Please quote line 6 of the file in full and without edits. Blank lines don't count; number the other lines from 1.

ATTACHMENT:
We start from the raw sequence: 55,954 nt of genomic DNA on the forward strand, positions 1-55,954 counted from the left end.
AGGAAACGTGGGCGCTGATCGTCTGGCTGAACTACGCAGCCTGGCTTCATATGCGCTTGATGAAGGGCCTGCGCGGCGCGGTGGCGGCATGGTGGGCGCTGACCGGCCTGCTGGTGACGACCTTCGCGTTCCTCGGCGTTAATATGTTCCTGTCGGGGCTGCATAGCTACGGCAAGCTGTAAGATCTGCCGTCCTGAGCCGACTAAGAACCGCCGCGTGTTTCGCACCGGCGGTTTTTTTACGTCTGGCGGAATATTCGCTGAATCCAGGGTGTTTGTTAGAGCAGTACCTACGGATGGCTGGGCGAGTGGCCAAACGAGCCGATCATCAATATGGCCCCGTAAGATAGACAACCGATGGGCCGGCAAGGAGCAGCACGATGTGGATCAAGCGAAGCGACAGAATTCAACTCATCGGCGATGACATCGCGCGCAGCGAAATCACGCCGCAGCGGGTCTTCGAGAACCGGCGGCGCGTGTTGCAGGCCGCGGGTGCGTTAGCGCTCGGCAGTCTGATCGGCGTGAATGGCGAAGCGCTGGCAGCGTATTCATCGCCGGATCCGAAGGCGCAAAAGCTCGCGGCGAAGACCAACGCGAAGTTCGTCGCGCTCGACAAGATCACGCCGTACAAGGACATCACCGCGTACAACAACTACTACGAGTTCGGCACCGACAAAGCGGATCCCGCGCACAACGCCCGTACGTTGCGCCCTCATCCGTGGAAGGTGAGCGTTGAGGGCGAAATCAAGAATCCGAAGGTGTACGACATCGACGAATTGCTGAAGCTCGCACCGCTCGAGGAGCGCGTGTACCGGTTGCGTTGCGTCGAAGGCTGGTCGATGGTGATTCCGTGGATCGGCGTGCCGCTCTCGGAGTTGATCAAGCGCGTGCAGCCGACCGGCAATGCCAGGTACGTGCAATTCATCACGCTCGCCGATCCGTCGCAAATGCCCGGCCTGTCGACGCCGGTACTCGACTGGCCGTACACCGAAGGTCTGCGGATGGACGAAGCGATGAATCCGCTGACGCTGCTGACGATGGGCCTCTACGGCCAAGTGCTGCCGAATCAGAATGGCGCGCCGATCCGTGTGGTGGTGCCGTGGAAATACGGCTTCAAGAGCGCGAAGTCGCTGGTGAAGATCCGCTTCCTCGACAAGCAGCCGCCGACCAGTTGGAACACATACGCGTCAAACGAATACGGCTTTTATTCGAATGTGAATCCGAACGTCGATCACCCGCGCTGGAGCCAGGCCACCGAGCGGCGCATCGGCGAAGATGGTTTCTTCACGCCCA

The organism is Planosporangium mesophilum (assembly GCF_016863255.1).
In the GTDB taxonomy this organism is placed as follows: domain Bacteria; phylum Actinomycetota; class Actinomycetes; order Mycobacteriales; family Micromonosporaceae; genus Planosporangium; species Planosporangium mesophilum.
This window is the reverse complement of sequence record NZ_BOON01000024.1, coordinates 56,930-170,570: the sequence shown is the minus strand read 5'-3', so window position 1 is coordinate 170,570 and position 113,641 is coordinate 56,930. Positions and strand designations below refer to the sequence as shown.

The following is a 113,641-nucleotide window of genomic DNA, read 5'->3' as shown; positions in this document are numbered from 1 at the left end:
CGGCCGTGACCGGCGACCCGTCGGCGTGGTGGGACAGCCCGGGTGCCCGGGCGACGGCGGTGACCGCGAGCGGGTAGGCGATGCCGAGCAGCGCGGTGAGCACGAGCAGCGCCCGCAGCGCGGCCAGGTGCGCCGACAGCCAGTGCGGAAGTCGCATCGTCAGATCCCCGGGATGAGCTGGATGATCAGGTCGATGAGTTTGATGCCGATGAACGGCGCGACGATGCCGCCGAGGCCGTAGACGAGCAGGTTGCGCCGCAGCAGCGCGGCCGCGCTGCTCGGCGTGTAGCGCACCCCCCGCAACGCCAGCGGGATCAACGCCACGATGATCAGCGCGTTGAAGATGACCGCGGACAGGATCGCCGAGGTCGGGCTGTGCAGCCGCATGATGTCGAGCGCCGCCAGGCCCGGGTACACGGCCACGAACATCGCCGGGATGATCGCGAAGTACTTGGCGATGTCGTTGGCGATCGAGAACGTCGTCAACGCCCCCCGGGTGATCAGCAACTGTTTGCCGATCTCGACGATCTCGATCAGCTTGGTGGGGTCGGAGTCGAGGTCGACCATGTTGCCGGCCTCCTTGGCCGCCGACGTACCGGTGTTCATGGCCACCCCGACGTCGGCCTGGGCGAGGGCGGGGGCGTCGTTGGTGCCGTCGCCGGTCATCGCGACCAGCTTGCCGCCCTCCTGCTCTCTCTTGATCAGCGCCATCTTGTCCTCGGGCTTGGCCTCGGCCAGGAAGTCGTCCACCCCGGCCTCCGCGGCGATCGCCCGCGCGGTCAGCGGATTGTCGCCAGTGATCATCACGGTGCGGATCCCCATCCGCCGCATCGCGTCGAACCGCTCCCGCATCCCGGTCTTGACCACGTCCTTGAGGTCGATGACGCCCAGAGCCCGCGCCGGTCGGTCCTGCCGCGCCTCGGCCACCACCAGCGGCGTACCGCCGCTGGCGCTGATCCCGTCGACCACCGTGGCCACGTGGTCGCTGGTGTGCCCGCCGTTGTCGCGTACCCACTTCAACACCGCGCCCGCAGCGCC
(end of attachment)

The following is a 113,641-nucleotide window of genomic DNA, read 5'->3' as shown; positions in this document are numbered from 1 at the left end: